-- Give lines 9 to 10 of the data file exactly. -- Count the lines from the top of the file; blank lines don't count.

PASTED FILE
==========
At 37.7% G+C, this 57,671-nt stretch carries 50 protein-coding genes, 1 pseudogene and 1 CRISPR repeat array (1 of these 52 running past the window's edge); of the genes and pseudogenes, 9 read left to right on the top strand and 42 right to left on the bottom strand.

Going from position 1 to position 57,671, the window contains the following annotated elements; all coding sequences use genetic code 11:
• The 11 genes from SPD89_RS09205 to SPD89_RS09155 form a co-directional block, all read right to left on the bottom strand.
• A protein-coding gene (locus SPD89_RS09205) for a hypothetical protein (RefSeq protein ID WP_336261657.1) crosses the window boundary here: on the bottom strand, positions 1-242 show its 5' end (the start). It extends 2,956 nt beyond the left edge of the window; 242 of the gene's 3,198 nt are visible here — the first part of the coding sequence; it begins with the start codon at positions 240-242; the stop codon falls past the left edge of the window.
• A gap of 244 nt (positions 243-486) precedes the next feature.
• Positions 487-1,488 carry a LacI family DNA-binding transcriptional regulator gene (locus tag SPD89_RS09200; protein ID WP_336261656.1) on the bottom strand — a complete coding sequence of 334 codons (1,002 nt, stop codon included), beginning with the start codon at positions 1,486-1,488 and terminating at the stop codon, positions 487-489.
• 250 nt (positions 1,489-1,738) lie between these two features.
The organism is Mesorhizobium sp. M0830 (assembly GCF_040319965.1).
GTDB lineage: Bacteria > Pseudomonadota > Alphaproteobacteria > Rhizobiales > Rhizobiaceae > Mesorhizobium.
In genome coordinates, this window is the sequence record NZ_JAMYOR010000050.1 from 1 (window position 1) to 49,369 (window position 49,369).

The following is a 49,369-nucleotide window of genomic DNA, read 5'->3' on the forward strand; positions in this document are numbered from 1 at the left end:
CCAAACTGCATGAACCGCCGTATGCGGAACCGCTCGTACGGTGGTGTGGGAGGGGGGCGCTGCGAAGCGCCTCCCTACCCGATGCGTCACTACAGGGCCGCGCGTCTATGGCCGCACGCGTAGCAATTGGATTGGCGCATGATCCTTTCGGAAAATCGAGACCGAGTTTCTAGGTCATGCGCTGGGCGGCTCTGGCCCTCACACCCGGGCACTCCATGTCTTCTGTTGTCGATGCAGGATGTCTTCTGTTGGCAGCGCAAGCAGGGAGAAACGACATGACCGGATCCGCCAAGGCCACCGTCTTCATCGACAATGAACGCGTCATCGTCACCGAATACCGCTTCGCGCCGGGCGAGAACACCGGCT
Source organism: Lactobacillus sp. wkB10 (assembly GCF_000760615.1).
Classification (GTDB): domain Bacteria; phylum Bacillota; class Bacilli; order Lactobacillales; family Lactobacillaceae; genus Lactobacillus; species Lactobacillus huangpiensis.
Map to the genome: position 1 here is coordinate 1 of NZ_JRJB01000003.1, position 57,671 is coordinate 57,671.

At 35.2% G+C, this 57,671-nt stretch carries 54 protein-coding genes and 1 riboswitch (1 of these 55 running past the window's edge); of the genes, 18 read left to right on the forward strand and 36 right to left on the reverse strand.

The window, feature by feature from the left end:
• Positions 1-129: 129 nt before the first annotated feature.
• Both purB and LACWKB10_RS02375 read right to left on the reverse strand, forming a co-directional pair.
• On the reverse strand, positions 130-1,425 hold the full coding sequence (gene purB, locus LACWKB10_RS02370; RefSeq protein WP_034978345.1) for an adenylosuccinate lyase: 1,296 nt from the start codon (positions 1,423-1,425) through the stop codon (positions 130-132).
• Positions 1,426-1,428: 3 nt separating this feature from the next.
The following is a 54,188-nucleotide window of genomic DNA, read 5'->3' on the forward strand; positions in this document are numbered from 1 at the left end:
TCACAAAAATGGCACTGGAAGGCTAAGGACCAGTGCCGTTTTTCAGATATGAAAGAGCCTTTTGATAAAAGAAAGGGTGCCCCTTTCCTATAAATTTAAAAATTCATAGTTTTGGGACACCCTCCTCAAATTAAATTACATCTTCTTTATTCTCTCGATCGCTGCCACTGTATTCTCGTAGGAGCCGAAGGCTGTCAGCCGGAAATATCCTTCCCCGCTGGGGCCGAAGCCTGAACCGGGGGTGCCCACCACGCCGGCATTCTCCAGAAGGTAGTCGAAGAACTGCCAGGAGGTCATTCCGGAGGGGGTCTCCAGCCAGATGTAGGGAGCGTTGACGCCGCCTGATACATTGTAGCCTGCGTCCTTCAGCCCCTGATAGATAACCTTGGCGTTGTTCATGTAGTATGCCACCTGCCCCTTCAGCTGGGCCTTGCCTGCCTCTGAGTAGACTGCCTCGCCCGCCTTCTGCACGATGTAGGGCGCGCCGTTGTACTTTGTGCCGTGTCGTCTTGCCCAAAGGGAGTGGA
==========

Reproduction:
GTDB lineage: Bacteria > Pseudomonadota > Alphaproteobacteria > Rhizobiales > Rhizobiaceae > Mesorhizobium.
In genome coordinates, this window is the sequence record NZ_JAMYOR010000050.1 from 1 (window position 1) to 49,369 (window position 49,369).